Site-specific conjugation of proteins is currently required to produce homogenous derivatives for medicine applications. Proteins derivatized at specific positions of the polypeptide chain can actually show higher stability, superior pharmacokinetics, and activity in vivo, as compared with conjugates modified at heterogeneous sites. Moreover, they can be better characterized regarding the composition of the derivatization sites as well as the conformational and activity properties. To this aim, several site-specific derivatization approaches have been developed. Among these, enzymes are powerful tools that efficiently allow the generation of homogenous protein–drug conjugates under physiological conditions, thus preserving their native structure and activity. This review will summarize the progress made over the last decade on the use of enzymatic-based methodologies for the production of site-specific labeled immunoconjugates of interest for nuclear medicine. Enzymes used in this field, including microbial transglutaminase, sortase, galactosyltransferase, and lipoic acid ligase, will be overviewed and their recent applications in the radiopharmaceutical field will be described. Since nuclear medicine can benefit greatly from the production of homogenous derivatives, we hope that this review will aid the use of enzymes for the development of better radio-conjugates for diagnostic and therapeutic purposes.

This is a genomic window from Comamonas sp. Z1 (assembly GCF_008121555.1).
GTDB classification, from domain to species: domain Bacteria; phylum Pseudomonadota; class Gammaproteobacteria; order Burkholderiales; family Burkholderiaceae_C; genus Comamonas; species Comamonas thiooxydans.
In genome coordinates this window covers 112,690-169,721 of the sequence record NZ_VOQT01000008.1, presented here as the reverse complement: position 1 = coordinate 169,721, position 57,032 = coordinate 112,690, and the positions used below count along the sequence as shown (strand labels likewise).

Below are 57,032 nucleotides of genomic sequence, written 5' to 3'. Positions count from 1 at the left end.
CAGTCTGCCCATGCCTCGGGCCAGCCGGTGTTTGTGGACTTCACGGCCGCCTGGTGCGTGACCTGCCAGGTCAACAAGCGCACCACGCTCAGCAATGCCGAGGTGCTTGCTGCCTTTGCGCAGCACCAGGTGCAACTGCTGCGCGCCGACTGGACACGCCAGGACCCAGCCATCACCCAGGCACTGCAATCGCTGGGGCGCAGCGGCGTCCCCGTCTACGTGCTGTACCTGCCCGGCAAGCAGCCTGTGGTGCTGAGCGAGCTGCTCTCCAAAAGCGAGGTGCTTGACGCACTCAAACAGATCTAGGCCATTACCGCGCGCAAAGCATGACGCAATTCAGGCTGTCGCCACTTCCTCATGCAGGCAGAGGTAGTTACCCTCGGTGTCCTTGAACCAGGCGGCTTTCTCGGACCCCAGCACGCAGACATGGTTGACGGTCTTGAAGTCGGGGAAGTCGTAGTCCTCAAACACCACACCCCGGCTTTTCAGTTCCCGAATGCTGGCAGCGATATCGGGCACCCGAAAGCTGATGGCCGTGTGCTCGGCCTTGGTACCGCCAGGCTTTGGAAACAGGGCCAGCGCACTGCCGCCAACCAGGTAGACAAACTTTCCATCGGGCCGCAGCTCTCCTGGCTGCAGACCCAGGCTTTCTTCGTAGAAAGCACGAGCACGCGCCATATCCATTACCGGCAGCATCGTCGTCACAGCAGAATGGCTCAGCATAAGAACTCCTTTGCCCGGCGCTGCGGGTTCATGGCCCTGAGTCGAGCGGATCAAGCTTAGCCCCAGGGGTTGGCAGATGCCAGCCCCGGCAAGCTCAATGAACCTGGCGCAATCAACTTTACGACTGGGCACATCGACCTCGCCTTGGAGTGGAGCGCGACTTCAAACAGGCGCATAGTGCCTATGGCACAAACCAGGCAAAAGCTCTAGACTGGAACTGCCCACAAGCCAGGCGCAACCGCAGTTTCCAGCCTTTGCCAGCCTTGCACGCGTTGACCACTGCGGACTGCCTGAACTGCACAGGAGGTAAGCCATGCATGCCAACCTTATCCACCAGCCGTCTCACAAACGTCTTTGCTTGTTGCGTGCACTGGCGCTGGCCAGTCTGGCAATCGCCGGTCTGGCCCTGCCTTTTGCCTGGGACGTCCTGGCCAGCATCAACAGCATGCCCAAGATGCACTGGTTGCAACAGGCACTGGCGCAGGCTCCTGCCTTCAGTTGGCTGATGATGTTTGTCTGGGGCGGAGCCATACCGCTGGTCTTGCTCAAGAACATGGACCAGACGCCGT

Enzymatic methods for the site-specific radiolabeling of targeting proteins

Spolaore B.
2021

Abstract

Site-specific conjugation of proteins is currently required to produce homogenous derivatives for medicine applications. Proteins derivatized at specific positions of the polypeptide chain can actually show higher stability, superior pharmacokinetics, and activity in vivo, as compared with conjugates modified at heterogeneous sites. Moreover, they can be better characterized regarding the composition of the derivatization sites as well as the conformational and activity properties. To this aim, several site-specific derivatization approaches have been developed. Among these, enzymes are powerful tools that efficiently allow the generation of homogenous protein–drug conjugates under physiological conditions, thus preserving their native structure and activity. This review will summarize the progress made over the last decade on the use of enzymatic-based methodologies for the production of site-specific labeled immunoconjugates of interest for nuclear medicine. Enzymes used in this field, including microbial transglutaminase, sortase, galactosyltransferase, and lipoic acid ligase, will be overviewed and their recent applications in the radiopharmaceutical field will be described. Since nuclear medicine can benefit greatly from the production of homogenous derivatives, we hope that this review will aid the use of enzymes for the development of better radio-conjugates for diagnostic and therapeutic purposes.
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Utilizza questo identificativo per citare o creare un link a questo documento: http://hdl.handle.net/11577/3419179
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